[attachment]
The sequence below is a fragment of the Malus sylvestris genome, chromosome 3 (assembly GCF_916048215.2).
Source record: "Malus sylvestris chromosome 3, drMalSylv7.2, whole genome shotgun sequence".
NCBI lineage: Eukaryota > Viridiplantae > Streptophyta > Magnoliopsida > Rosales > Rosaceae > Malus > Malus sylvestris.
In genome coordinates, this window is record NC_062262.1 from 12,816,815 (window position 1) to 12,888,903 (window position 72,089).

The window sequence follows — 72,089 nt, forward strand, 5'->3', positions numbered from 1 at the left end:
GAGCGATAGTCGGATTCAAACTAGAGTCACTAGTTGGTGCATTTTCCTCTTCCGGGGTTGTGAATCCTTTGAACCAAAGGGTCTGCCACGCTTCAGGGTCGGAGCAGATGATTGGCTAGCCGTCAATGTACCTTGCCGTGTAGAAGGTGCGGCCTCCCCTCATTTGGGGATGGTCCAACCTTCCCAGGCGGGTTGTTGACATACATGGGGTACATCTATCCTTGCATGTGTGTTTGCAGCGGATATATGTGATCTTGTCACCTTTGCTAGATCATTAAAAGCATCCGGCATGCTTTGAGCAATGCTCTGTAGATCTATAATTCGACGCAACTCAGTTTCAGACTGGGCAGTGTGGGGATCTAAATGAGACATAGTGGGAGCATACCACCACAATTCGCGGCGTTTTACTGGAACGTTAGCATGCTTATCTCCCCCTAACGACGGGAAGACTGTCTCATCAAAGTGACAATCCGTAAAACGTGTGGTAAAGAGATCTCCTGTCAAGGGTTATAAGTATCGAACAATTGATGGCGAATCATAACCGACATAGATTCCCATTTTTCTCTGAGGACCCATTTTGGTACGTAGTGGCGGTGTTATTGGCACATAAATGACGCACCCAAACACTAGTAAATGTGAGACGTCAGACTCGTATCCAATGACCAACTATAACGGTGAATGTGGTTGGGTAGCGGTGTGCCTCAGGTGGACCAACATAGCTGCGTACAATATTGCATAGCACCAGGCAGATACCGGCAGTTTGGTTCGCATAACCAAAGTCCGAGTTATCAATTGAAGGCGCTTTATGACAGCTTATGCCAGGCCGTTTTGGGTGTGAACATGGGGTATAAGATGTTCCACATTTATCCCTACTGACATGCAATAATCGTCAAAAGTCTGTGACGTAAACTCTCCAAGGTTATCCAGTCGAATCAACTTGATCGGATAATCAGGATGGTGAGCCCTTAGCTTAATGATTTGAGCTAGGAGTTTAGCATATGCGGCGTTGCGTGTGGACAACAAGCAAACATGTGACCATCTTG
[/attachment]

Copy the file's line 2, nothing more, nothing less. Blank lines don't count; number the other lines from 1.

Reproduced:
Source record: "Malus sylvestris chromosome 3, drMalSylv7.2, whole genome shotgun sequence".